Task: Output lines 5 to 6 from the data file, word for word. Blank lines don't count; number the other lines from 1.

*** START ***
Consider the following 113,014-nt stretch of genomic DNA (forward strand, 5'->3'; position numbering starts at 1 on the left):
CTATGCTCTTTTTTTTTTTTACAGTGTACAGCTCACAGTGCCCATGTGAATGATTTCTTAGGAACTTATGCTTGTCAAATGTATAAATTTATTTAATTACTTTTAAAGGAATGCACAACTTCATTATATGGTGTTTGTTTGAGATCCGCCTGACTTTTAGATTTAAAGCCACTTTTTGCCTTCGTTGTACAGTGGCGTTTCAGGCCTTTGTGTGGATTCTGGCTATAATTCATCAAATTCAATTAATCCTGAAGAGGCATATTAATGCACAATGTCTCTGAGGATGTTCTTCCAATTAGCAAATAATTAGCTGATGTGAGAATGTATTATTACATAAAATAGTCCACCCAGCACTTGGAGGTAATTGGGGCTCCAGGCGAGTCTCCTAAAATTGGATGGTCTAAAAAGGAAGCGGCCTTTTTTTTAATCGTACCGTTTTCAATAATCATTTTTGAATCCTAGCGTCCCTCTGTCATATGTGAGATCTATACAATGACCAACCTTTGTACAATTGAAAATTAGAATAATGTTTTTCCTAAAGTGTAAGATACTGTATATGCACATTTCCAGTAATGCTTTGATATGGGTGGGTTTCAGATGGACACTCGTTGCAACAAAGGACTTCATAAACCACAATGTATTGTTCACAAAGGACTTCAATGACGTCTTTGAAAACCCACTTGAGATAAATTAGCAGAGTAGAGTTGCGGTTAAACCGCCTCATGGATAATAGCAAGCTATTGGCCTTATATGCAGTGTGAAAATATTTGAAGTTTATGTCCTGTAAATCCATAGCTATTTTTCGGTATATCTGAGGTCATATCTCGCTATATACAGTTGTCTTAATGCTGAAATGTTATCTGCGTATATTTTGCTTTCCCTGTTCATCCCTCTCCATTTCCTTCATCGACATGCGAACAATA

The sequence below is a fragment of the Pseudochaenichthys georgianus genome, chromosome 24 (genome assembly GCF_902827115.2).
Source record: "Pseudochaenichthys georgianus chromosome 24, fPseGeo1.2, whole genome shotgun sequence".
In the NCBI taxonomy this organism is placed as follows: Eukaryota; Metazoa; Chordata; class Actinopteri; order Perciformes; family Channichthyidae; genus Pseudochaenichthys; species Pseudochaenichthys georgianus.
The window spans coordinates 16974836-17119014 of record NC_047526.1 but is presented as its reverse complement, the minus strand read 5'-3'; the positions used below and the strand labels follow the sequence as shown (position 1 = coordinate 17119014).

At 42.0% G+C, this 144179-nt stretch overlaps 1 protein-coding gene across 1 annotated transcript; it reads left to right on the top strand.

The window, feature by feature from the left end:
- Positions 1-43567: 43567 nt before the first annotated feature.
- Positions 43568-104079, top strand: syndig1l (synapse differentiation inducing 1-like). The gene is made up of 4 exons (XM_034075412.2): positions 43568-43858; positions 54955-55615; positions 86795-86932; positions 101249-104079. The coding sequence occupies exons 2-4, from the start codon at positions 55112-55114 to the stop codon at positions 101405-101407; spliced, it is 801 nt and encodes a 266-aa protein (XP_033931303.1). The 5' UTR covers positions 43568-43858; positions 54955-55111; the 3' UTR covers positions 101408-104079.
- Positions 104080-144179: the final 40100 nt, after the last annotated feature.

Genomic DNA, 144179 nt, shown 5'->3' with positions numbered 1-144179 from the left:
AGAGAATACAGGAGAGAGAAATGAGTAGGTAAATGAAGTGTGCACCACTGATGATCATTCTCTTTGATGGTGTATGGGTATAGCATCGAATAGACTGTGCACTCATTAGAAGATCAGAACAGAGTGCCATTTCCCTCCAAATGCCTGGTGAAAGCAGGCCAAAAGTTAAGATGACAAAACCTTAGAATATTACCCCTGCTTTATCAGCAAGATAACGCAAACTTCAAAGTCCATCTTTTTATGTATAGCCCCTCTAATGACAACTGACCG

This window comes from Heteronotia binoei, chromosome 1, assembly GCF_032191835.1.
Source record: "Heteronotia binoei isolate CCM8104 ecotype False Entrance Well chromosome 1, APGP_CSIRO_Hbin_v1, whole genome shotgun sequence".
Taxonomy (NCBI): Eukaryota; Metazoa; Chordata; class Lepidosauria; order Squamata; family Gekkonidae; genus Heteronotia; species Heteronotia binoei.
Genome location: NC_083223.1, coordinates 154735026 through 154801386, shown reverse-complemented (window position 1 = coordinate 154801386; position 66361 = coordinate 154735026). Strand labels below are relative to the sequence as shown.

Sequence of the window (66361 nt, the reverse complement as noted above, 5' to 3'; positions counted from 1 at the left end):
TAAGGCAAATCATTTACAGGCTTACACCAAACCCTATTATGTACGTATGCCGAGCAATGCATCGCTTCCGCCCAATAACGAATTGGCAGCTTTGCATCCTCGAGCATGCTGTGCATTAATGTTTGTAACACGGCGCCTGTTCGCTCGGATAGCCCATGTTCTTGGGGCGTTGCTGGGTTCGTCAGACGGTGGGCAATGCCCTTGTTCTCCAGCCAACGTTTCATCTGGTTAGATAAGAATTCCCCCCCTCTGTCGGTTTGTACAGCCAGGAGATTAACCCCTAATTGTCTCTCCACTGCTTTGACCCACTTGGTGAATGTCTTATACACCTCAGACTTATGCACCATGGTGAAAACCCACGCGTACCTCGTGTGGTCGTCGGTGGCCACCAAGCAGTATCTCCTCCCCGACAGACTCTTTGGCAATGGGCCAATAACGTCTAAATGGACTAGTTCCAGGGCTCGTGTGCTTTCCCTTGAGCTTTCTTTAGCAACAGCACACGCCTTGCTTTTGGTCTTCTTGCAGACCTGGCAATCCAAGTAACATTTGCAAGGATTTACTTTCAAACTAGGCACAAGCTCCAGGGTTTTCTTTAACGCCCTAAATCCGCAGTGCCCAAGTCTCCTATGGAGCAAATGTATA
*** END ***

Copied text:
In the NCBI taxonomy this organism is placed as follows: Eukaryota; Metazoa; Chordata; class Actinopteri; order Perciformes; family Channichthyidae; genus Pseudochaenichthys; species Pseudochaenichthys georgianus.
The window spans coordinates 16974836-17119014 of record NC_047526.1 but is presented as its reverse complement, the minus strand read 5'-3'; the positions used below and the strand labels follow the sequence as shown (position 1 = coordinate 17119014).